"All Adrift" is the first volume of a new set of books, to be known as "The Boat-Builder Series." The story contains the adventures of a boy who is trying to do something to help support the family, but who finds himself all adrift in the world. He has the reputation of being rather "wild," though he proves that he is honest, loves the truth, and is willing to work for a living. Having been born and brought up on the shore of Lake Champlain, he could not well avoid being a boatman, especially as his father was a pilot on a steamer. Nearly all the scenes of the story are on the water; and the boy shows not only that he can handle a boat, but that he has ingenuity, and fertility of resource.
The narrative of the hero's adventures contained in this volume is the introduction to the remaining volumes of the series, in which this boy and others are put in the way of obtaining a great deal of useful information, by which the readers of these books are expected to profit. Captain Royal Gildrock, a wealthy[Pg viii] retired shipmaster, has some ideas of his own in regard to boys. He thinks that one great need of this country is educated mechanics, more skilled labor. He has the means to carry his ideas into practice, and actively engages in the work of instructing and building up the boys in a knowledge of the useful arts. He believes in religion, morality, and social and political virtue. He insists upon practice in addition to precept and theory, as well in the inculcation of the duties of social life as in mechanics and useful arts.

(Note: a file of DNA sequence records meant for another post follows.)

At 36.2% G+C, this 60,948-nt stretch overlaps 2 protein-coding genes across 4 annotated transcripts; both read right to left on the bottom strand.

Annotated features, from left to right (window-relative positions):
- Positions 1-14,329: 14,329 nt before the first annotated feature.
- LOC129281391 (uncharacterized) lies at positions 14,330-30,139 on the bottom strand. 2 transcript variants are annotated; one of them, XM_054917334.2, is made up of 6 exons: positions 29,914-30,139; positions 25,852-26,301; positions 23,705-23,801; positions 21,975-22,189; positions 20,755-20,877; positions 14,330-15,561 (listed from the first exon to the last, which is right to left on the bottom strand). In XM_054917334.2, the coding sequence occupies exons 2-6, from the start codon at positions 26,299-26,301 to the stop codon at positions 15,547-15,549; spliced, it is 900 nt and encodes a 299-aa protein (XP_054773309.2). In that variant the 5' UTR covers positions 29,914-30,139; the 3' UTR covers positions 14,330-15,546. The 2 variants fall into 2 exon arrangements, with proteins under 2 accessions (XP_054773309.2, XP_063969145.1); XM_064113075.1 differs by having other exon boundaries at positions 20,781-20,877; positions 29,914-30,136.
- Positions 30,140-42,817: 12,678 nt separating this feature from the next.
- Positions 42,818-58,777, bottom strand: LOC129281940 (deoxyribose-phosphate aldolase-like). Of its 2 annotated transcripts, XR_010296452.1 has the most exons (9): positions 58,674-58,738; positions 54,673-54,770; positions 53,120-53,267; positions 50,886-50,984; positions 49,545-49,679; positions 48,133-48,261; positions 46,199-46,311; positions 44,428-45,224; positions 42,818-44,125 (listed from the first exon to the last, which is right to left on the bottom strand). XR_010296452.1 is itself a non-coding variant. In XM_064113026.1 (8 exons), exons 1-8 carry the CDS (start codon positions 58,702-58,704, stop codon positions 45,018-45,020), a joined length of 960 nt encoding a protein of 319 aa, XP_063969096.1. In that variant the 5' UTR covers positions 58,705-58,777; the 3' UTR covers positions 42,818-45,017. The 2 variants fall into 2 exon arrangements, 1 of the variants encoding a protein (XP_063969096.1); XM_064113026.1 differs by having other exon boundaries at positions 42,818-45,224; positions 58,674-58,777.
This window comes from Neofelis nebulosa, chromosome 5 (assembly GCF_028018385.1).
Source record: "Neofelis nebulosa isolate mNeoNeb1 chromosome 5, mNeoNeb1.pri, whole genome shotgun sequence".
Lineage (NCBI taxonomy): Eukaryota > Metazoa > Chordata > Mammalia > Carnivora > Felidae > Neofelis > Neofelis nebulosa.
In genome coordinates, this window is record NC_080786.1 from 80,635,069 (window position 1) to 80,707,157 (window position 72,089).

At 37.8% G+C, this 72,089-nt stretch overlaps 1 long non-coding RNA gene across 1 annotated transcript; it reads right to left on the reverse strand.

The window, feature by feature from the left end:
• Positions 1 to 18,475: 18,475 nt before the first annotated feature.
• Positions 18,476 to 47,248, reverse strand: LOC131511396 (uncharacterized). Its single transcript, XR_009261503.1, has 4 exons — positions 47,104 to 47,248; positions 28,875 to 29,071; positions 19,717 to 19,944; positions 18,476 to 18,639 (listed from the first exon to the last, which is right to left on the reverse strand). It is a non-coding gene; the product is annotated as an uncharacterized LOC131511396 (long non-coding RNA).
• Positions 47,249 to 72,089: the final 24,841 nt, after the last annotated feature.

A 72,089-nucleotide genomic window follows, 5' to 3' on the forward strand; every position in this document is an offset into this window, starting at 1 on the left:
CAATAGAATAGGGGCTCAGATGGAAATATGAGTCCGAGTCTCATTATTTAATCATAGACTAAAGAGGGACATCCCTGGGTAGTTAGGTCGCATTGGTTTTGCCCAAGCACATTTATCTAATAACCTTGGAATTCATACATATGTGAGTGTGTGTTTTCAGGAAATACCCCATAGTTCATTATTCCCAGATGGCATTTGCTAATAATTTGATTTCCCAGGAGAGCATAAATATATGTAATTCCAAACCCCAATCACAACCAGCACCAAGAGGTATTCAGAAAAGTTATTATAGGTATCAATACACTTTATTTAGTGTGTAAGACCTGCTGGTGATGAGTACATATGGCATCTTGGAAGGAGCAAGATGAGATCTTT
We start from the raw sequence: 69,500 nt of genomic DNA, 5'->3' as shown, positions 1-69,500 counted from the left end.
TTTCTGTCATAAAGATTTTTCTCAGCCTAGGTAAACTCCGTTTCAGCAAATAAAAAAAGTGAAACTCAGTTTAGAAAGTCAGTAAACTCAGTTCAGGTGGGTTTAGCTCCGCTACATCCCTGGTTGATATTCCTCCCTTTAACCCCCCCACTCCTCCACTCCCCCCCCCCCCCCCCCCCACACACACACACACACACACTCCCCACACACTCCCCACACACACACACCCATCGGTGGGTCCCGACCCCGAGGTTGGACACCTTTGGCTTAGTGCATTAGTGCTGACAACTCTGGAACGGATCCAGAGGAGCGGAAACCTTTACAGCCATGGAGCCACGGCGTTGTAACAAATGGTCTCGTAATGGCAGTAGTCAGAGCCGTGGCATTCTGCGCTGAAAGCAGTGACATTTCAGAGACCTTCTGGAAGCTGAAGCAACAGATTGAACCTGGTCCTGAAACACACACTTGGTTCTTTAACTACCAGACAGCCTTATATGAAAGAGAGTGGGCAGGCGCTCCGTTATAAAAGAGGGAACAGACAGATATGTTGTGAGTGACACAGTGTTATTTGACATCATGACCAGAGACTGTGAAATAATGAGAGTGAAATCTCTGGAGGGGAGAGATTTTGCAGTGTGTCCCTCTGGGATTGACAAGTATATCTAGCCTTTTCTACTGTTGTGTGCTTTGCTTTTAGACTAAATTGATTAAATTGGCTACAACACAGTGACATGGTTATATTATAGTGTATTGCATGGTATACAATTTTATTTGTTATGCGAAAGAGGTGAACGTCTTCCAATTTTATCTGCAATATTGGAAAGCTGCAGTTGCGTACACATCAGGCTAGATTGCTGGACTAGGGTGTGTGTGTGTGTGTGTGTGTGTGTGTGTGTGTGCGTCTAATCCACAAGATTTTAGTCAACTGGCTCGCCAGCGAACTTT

If the first volume is all story and adventure, those that follow it will not be wholly given up to the details of the mechanic arts. The captain has a steam-yacht; and the hero of the first story has a fine sailboat, to say nothing of a whole fleet of other craft belonging to the nabob. The boys are not of the tame sort: they are not of the humdrum kind, and they are inclined to make things lively.